TO REPORT SUSPECTED ADVERSE REACTIONS, contact Altaire Pharmaceuticals, Inc., at 1-800-258-2471 or FDA at 1-800-FDA-1088 or www.fda.gov/medwatch.
What is the most important information I should know about G Nac?
G Nac may cause dizziness or drowsiness. Theses effects may be worse if you take it with alcohol or certain medicines. Use G Nac with caution. Do not drive or perform other possibly unsafe tasks until you know how you react to it.
G Nac is for use on the skin only. Do not get it in your eyes, nose, or mouth. If you get G Nac in your eye, wash the eye out with water or saline right away. Contact your doctor if irritation persists for more than 1 hour.
Do NOT use more than 1 patch at a time or use G Nac for longer than prescribed without checking with your doctor.
If irritation occurs at the application site, remove the patch and contact your doctor.
Serious stomach ulcers or bleeding can occur with the use of G Nac. Taking it in high doses or for a long time, smoking, or drinking alcohol increases the risk of these side effects. Taking G Nac with food will NOT reduce the risk of these effects. Contact your doctor or emergency room at once if you develop severe stomach or back pain; black, tarry stools; vomit that looks like blood or coffee grounds; or unusual weight gain or swelling.
G Nac is an NSAID. Before you start any new medicine, check the label to see if it has an NSAID (eg, ibuprofen) in it too. If it does or if you are not sure, check with your doctor or pharmacist.
Do not take aspirin while you are using G Nac unless your doctor tells you to.
Lab tests, including kidney and liver function, blood electrolyte levels, complete blood cell counts, and blood pressure, may be performed while you use G Nac. These tests may be used to monitor your condition or check for side effects. Be sure to keep all doctor and lab appointments.
Use G Nac with caution in the ELDERLY; they may be more sensitive to its effects, especially stomach bleeding and kidney problems.
G Nac should be used with extreme caution in CHILDREN; safety and effectiveness in children have not been confirmed.
PREGNANCY and BREAST-FEEDING: G Nac may cause harm to the fetus. Do not use it during the last 3 months of pregnancy. If you think you may be pregnant, contact your doctor. You will need to discuss the benefits and risks of using G Nac while you are pregnant. It is not known if G Nac is found in breast milk. Do not breast-feed while using G Nac.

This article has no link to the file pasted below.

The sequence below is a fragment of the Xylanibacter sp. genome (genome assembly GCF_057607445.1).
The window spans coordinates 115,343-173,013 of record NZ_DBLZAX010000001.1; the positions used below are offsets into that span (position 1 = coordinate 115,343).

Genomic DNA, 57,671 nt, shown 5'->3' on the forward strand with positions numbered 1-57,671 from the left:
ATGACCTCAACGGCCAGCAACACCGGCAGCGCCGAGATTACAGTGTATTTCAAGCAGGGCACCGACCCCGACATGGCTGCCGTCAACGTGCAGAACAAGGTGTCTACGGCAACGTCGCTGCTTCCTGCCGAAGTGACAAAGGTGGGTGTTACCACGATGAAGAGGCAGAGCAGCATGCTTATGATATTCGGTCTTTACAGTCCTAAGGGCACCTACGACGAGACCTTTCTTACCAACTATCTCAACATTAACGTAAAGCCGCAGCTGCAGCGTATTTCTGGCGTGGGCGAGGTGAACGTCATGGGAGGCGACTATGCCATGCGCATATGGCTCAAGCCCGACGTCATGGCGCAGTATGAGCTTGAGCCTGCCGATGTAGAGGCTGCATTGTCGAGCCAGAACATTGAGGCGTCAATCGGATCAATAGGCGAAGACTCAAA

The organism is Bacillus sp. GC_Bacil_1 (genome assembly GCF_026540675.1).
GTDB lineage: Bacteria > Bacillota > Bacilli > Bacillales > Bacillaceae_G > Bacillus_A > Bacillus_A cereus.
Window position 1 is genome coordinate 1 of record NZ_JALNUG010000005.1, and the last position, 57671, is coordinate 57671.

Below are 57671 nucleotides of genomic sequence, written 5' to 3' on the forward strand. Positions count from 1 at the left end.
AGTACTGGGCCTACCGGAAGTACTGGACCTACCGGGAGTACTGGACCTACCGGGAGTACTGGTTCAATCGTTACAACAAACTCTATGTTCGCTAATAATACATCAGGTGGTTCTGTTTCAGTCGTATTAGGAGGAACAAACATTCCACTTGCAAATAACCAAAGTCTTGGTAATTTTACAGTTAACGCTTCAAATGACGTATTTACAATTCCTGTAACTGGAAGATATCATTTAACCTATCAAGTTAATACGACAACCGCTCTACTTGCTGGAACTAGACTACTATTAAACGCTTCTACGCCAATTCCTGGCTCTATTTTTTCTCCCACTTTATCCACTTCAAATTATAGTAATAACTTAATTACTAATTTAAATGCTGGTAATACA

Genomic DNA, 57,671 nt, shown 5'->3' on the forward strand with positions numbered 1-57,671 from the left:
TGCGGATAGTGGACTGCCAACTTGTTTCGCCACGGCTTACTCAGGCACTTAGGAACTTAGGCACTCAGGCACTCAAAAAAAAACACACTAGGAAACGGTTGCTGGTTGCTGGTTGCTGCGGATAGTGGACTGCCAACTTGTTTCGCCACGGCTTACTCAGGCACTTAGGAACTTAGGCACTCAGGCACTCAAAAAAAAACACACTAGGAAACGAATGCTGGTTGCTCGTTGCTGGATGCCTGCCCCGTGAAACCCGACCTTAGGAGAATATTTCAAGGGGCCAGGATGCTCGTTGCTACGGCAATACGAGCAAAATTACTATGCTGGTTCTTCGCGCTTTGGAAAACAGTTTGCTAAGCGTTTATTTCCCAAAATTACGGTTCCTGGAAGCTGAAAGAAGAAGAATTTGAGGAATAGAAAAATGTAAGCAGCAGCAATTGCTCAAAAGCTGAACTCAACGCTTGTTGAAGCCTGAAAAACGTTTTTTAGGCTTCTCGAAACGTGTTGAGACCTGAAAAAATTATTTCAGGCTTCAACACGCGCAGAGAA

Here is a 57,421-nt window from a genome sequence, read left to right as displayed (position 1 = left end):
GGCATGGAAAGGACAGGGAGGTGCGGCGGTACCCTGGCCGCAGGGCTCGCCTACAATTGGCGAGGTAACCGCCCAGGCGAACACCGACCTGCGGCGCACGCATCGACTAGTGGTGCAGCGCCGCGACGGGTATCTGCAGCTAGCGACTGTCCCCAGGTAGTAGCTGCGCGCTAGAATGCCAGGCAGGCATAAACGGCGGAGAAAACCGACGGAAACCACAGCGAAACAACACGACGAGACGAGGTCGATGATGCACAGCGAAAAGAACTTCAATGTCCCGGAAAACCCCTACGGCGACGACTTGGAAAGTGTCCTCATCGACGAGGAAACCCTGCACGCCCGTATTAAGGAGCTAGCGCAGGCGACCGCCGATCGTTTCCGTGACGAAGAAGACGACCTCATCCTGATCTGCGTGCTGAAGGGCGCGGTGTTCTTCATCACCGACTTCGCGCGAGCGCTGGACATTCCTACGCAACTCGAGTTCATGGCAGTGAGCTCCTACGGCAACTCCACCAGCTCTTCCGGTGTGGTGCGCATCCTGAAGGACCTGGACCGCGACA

G Nac contraindications
Contraindication can be described as a special circumstance or a disease or a condition wherein you are not supposed to use the drug or undergo particular treatment as it can harm the patient; at times, it can be dangerous and life threatening as well. When a procedure should not be combined with other procedure or when a medicine cannot be taken with another medicine, it is called Relative contraindication. Contraindications should be taken seriously as they are based on the relative clinical experience of health care providers or from proven research findings.
G Nac in all formulations, Cataflam, Voltaren, and Voltaren-XR, is contraindicated in patients with known hypersensitivity to G Nac and G Nac-containing products. G Nac should not be given to patients who have experienced asthma, urticaria, or other allergic-type reactions after taking aspirin or other NSAIDs. Severe, rarely fatal, anaphylactic-like reactions to G Nac have been reported in such patients.
DailyMed. "DICLOFENAC EPOLAMINE: DailyMed provides trustworthy information about marketed drugs in the United States. DailyMed is the official provider of FDA label information (package inserts).". https://dailymed.nlm.nih.gov/dailyme... (accessed September 17, 2018).
European Chemicals Agency - ECHA. "Diclofenac: The information provided here is aggregated from the "Notified classification and labelling" from ECHA's C&L Inventory. ". https://echa.europa.eu/information-o... (accessed September 17, 2018).
The results of a survey conducted on ndrugs.com for G Nac are given in detail below. The results of the survey conducted are based on the impressions and views of the website users and consumers taking G Nac. We implore you to kindly base your medical condition or therapeutic choices on the result or test conducted by a physician or licensed medical practitioners.
Consumer reported side effects